The trade war has begun, and it arrives with potentially far-reaching consequences for international relations and the global economy. But what about your household? What is it going to cost you?
For the more than $80 billion in tariffs the United States has placed on washing machines and solar energy cells and panels; on most steel and aluminum imports; and on hundreds of products made in China, the short answer is $60 a year per household. That’s about one-tenth of 1 percent of a typical household’s income.
This does not include the potential impact of taxes on $200 billion worth of Chinese imports that the Trump administration enumerated this week; the earliest those could go into effect would be September. Including those tariffs would bring the total annual costs for the average American family to $127.
The household impact numbers are based on analysis of government data by Kirill Borusyak, a postdoctoral associate at Princeton University, and Xavier Jaravel, an economics professor at the London School of Economics. They should be thought of as rough estimates, as they don’t account for the full range of ways businesses and consumers will react; they assume, for example, that companies pass the entire cost of tariffs on to consumers rather than taking a hit to profit margins.
The numbers also don’t include the costs to some Americans in their roles as producers, as opposed to consumers — people who could lose their jobs or see lower incomes because other countries retaliate by taxing U.S. products.
But the data gives a sense of how the tariffs are likely to affect the typical household budget and increase consumer prices. The magnitude is small for now, but prices could rise substantially if a tit-for-tat escalation drives the total of affected goods toward or beyond $1 trillion.
For the tariffs already in effect, here’s how the $60 per average household breaks down: American households will pay about $7 a year extra for the washing machine and solar tariffs, $20 for the steel and aluminum tariffs, and $33 more because of the newly taxed Chinese goods that went into effect last week.
A trade war can affect the economy in several ways, however. A tariff on a product from China might raise prices for that product in other countries. If Chinese suppliers are facing a tariff from the United States, suppliers in the United States and other countries might feel as if they have a little room to raise their prices as well.
Economists aren’t sure exactly how big this effect is, but Katheryn Russ, a professor of trade at the University of California, Davis, says it might add a further $20 to the estimate.
It’s also important to remember that these are average costs. Households that buy expensive items like trucks and washing machines this year will pay more because of the tariffs than households that don’t.
“The issue with the tariffs is that they’re really distorting,” Russ said. “They don’t fall evenly across the population, and they hit us in random ways.”
Assuming you don’t buy a new car or washing machine, $60 over the course of a year may seem underwhelming, considering the more apocalyptic warnings about the risks of a trade war.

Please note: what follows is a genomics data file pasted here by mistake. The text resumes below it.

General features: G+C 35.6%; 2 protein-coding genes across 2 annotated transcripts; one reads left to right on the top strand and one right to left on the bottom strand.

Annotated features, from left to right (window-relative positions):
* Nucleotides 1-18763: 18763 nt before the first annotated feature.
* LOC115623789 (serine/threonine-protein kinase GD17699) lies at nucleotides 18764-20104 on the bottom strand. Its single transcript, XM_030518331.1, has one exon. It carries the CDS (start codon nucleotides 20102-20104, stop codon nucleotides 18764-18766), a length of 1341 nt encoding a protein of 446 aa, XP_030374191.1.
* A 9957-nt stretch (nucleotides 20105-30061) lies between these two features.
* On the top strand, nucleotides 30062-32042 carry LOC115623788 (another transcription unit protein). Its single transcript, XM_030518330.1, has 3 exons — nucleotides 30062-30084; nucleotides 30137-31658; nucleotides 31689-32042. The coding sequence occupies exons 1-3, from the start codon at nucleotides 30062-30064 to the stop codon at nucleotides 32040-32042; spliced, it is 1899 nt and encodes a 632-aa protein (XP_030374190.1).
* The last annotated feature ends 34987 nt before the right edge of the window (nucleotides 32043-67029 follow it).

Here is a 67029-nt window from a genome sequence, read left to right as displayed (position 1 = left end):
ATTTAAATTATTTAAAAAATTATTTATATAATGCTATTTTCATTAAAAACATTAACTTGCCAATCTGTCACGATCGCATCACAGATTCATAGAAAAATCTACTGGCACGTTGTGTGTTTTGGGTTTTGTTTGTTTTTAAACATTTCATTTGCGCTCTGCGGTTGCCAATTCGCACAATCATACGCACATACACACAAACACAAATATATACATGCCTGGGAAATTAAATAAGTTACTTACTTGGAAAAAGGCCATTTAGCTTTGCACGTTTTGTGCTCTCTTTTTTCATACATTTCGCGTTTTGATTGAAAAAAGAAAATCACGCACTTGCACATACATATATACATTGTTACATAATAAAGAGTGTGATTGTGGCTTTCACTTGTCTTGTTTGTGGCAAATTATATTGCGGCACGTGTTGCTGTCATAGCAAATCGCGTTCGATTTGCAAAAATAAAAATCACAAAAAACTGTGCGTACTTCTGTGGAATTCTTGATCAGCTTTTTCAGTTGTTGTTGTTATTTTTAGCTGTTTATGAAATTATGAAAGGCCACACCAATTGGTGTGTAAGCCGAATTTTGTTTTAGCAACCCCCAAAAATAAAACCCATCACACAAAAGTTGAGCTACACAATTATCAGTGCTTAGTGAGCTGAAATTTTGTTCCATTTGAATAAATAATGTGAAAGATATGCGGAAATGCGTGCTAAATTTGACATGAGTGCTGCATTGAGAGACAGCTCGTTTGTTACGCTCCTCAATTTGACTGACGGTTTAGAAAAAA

One reason these numbers are relatively small is that the United States doesn’t really import that much relative to the size of its economy. Even though it imported nearly $2.2 trillion of goods in 2015, U.S. imports were only 12 percent of GDP, the lowest percentage among advanced nations. Of that, only about 3 percent of U.S. imports (based on 2015 figures) are subject to these initial waves of taxes.
Richer households tend to spend more money overall, particularly on high-end electronics that are covered by the tariffs. So a household making over $160,000 is looking at a $140 annual hit, a slightly higher percentage of income than lower-earning Americans face.
If the proposed tariffs on $200 billion worth of Chinese goods tariffs were to take effect, Borusyak and Jaravel estimate that they would cost the average household $127 annually.
As an additional exercise, Borusyak and Jaravel ran estimates on what would happen if the United States imposed a 10 percent tariff on all goods imported from China, as suggested in a report by Bloomberg. In that case, it would cost the average household $270.
The first wave of tariffs has been focused on things like industrial equipment that consumers pay for only indirectly. Trump has threatened escalation that could reach $1 trillion or beyond. In further waves, more goods directly purchased by consumers, like electronics and automobiles, would probably be covered, meaning a more direct hit to consumers’ wallets.
“At some point the logic breaks down,” said Jaravel, who added there may be tariffs on “some products in which we cannot substitute and then we are in big trouble.”
The trade war poses much more substantive risks to people whose livelihoods are tied to industries directly affected. That includes both industries that face more expensive raw materials because of tariffs, like a nail manufacturer grappling with higher steel prices, and those that are subject to retaliation, such as soybean farmers who will see lower incomes because of Chinese tariffs on their products.
Economists also point out that these tariffs are to some degree rolling back some of the gains families saw from the tax cut the Trump administration passed seven months ago.
“You’re cutting taxes with the tax reform and then you’re slapping them back on with the tariffs,” Russ said. “In that context they don’t look trivial, especially for low- to middle-income households.”